Did we add any of the same titles? Have you read any of these already? What books that you discovered this month are you especially excited for?

54 thoughts on “Nonfiction November – New to My TBR

    1. Thanks, I’m glad you think so! Sometimes I tend to gravitate towards the same topics over and over…or I feel like I do, at least. People had such eclectic suggestions for this event though, it made me want to read much more widely!

      Liked by 1 person

  1. Excellent list! I’m also eager to read Missoula, Damnation Island, and An Ordinary Day, and I’m glad to see The Empathy Exams is of interest to you. Leslie Jamison’s style just feels so fresh and readable. I appreciate you having helped host NonficNov this year! It was fun discovering so many great books and getting to know other bloggers’ favorite nonfiction over the past month.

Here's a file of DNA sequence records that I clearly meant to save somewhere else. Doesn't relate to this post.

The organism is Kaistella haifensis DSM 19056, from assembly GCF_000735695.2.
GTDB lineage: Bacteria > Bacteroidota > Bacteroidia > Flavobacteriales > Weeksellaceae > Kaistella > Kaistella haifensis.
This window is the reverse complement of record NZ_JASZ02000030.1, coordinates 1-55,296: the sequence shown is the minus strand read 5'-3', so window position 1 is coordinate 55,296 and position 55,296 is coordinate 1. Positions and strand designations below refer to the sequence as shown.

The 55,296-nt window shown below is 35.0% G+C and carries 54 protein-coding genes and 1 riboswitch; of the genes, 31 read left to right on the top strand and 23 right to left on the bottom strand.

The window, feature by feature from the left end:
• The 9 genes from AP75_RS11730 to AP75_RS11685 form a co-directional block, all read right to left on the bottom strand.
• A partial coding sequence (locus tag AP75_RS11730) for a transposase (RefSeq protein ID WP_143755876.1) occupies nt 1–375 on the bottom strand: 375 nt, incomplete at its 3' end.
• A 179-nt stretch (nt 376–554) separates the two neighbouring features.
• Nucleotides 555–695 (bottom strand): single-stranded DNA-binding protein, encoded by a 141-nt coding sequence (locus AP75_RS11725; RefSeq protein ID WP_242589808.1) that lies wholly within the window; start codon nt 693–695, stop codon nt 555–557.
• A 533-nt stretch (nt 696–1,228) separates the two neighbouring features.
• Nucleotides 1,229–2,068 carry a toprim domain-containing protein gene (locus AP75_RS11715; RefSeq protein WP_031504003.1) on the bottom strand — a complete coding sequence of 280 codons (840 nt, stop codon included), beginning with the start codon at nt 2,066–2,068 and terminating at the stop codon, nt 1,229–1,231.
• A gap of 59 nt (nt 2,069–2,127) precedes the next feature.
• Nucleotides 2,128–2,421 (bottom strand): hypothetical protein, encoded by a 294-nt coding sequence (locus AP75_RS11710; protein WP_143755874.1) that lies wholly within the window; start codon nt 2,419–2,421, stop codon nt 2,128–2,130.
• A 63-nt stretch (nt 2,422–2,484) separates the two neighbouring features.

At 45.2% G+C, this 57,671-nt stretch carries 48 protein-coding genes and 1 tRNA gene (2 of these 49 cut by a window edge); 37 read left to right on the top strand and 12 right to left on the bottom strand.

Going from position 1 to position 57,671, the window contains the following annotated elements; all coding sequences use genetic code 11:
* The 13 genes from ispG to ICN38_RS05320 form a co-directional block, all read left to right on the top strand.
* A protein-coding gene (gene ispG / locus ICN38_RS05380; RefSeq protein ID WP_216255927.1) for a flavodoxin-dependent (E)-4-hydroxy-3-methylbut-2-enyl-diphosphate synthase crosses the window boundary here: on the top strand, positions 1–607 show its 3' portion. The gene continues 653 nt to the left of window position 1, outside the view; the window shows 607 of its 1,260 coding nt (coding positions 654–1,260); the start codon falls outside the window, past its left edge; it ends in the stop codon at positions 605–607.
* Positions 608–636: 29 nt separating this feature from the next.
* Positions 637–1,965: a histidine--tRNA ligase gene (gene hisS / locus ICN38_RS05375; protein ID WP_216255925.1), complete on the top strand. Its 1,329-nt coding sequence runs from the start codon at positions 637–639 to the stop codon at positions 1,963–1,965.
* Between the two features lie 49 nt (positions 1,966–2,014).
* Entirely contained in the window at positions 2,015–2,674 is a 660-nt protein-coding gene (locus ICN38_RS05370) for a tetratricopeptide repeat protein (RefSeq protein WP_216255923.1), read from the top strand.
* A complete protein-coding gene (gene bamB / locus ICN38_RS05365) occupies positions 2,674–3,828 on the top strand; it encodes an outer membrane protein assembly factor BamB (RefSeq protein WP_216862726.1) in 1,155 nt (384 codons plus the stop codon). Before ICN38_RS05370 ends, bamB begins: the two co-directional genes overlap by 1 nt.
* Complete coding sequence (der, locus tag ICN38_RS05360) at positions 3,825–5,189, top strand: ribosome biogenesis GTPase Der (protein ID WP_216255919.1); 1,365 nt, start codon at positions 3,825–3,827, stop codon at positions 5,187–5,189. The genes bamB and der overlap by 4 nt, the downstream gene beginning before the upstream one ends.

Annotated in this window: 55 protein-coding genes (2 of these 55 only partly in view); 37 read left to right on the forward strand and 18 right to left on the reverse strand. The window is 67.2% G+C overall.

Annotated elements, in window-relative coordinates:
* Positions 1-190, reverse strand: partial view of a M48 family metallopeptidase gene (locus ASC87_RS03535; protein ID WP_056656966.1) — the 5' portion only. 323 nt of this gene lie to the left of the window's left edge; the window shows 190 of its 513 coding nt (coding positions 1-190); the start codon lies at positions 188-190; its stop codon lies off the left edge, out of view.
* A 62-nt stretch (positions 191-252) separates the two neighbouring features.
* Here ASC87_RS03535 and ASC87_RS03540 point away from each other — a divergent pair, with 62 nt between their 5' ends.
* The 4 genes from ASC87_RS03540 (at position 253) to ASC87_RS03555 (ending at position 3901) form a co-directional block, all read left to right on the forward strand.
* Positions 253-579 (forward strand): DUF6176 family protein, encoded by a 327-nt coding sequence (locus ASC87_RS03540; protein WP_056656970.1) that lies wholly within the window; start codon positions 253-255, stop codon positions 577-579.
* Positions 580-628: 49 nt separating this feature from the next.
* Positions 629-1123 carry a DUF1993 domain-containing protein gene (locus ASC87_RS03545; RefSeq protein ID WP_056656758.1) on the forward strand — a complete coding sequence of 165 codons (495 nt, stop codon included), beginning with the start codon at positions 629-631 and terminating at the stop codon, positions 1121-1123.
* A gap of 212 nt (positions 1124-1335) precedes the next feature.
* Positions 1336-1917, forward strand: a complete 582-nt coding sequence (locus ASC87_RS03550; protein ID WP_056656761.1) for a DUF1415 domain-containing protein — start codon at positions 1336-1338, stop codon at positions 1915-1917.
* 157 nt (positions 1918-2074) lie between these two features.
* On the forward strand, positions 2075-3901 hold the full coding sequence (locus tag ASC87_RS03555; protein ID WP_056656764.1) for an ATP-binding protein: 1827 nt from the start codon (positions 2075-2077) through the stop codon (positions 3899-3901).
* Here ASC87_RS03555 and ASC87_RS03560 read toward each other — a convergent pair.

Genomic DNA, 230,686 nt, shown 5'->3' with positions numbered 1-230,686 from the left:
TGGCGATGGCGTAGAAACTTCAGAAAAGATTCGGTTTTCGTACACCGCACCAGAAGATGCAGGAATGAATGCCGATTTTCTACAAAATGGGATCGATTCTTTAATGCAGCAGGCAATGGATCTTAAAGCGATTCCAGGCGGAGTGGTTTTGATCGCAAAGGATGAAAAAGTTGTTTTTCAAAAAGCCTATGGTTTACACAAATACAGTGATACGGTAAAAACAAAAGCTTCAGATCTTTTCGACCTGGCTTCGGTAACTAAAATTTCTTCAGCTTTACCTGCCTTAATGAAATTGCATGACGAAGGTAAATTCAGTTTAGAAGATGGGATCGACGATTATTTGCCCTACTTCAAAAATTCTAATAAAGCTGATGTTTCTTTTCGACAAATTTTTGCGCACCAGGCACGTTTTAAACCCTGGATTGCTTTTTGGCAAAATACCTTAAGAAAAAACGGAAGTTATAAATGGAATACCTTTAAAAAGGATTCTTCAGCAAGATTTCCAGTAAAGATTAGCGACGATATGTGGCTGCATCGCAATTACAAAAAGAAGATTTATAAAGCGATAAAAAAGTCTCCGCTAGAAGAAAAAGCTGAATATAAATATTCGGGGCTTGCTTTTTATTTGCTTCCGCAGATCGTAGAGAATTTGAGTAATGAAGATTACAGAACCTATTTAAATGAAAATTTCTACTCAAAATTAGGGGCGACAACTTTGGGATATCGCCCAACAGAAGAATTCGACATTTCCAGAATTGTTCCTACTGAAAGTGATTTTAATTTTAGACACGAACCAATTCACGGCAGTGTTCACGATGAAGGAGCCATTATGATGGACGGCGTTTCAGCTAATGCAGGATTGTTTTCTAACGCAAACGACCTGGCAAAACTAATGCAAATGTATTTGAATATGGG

Liked by 1 person

  2. Damnation Island and Sweet Spot are on my TBR, too. I love how wide-ranging this list is — we’re similar in our nonfiction reading habits. A little of this and a little of that 🙂

    Liked by 1 person

  3. So many good ones on her! Some of them might be from posts I’ve not gotten too and some of might have forgotten, but for whatever reason, you’ve added a lot of books I’m interested in and which hadn’t yet made my list. I think I’m going to resist adding for now too as I try to keep my to-read list down, but I may revisit this post to find them again 🙂

    Liked by 1 person

    1. I’m glad you found some interesting ones among these! I was so impressed with the breadth of different titles I came across this month, there were just too many good ones. And still so many posts I haven’t gotten to either yet so this is probably incomplete, although I’m trying so hard to keep my list down as well! 😩

      Like